Thanks to Charlie Fink and co., when I think about being swallowed by a whale I first think of poor old Noah. And then I realise it wasn’t Noah, it was Jonah. And it wasn’t even a whale (apparently) it was a ‘large fish’. Anyhow, whoever it was/wasn’t, the thought of being slurped inside a huge pair of fishy-smelling lips is pretty daunting. There’s probably not a lot of space in there for a human, if Hope the Blue Whale’s skeleton in the Natural History Museum is anything to go by.
Where is all the whale nonsense going? Here: watching Natalie Abrahami’s production of Machinal at the Almeida is like being swallowed by a whale. Miriam Buether’s superb set slits open horizontally,* a blinding strip of light that sucks the audience inside a little black box of a room with a tilted mirrored ceiling, then vomits them back out each time Sophie Treadwell’s 1928 play snaps between its episodic scenes.
What lies inside the belly of the beast are a series of scenarios from the life of a Young Woman (Emily Berrington), each only slightly more palatable than the interior of a marine mammal. Although known for its un-naturalism, Treadwell’s expressionist format mimics well the way lives are recalled in brief, vivid snapshots connected, but also dislocated, from one another. It charts the woman’s path from discontented typist to discontented wife to discontented mother to Death Row inmate.
Freed from realism by the play’s fragmented, stylised form, Buether’s design is crammed with the kind of hyper-stylised attention to detail found in Wes Anderson or Sophia Coppola films. Greys, dirty beige and black snot hues recur, punctuated by uber-sweet rose and peach (a particularly excruciating shade of cupcake-icing pink coats the honeymoon bed). Whilst the Young Woman spends her final hours with a priest in her dark cell, the heals of a pair of shoes can be spotted poking out from under the bed, their bright orange edging echoing exactly the tangerine prison uniform. None of this is window dressing, it all adds to the aura of un-reality, of a world viewed through a veil of madness and disconnection. The positioning of the mirrors means that large sections of the action are watched in reflection, creating yet another aspect of shattered reality to Treadwell’s script.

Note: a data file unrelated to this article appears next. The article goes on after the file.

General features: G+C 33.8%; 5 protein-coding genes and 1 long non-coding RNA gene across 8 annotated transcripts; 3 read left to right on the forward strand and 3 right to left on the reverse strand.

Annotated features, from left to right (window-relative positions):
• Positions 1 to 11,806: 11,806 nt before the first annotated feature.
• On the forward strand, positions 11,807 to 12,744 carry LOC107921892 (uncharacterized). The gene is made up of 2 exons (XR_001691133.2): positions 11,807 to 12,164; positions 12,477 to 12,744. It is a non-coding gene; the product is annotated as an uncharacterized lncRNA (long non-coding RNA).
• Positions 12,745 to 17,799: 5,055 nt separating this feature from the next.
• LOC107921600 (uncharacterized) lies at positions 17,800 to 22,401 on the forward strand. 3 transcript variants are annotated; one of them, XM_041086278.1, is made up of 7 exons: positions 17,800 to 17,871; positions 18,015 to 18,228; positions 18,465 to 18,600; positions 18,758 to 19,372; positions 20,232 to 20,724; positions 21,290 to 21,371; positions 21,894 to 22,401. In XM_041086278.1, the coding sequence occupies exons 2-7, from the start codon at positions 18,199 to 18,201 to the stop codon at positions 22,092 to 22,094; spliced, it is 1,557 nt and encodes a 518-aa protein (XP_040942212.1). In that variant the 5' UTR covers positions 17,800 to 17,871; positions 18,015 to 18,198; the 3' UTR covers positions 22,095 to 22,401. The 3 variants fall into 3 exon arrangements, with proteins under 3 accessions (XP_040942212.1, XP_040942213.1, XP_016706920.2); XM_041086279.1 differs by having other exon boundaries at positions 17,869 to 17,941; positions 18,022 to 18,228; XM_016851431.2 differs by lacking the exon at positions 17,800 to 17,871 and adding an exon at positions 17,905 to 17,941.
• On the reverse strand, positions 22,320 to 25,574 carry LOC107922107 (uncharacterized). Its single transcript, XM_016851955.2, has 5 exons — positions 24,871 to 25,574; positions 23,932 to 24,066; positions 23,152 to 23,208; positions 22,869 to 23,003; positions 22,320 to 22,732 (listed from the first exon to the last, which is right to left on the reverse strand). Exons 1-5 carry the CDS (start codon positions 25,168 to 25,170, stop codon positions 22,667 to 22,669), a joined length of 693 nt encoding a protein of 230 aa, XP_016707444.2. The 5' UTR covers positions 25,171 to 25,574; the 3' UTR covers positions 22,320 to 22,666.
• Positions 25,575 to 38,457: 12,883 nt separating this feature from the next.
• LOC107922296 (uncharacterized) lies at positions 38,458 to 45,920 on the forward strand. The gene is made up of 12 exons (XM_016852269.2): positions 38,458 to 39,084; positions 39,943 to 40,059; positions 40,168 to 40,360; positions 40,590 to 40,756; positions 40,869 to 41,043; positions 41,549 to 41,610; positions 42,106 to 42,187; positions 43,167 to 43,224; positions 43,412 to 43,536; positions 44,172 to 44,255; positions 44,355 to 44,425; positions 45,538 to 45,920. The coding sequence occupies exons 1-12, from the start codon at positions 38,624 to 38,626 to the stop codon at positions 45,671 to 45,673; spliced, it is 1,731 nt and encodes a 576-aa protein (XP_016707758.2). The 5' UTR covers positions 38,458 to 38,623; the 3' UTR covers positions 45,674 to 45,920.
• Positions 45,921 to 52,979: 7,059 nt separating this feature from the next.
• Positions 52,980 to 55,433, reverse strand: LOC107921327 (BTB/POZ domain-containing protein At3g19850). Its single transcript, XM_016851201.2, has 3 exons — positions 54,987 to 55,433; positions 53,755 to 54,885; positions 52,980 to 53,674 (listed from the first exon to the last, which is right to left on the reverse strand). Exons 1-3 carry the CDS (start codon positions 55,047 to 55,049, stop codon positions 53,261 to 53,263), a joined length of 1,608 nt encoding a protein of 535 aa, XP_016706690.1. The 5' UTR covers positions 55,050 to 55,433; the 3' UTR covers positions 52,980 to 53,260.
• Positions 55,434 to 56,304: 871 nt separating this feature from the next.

Abrahami’s production is engrossingly fun to sit through, but it fails to quite convey the desperation of the Young Woman’s situation. Hypothetically it’s easy to understand that the impoverished woman has little to no choice but to marry her boss – a man she despises – and to bear him children. But, watching, you never quite feel this to be true, especially given that her mother (Denise Black) explicitly tells her it’s not necessary she do so. Her husband (Jonathan Livingstone) isn’t awful enough to warrant genuine hatred – he’s crass, and his mere existence represents all the unfairness the Young Woman is up against in the world, but he’s never truly vile as an individual. Berrington’s performance also makes the character hard to completely root for – she’s drippy, lacking in humour, ingratiatingly naive. And at the point when she screams out her rage after giving birth, the force her of anger is slightly too controlled.
Which all adds up to making her something of a cross between a heroine and an anti-heroine. If the feminism of Treadwell’s original lay in sympathising with the central character, and viewing her as the product of a misogynistic and unjust society, then perhaps the feminism of this revival lies in its ambiguity. Rather than embodying one side of ‘right’ or ‘wrong’, Berrington’s Young Woman is a messy, flawed, slippery creation – exactly the type of female character that normally proves as elusive on stage as Ahab’s white whale.
*Having recently seen Tom Scutt’s set for Julie at the National Theatre crack open in a similar way, I’m wondering if we can now call this a set design ‘trend’, in the way fashion calls something a ‘trend’ if it happens more than once. Personally, I hope it is a trend, because it’s brilliant and watching it is as exciting as unwrapping a present.
Machinal is on at the Almeida Theatre until 21st July. More info here.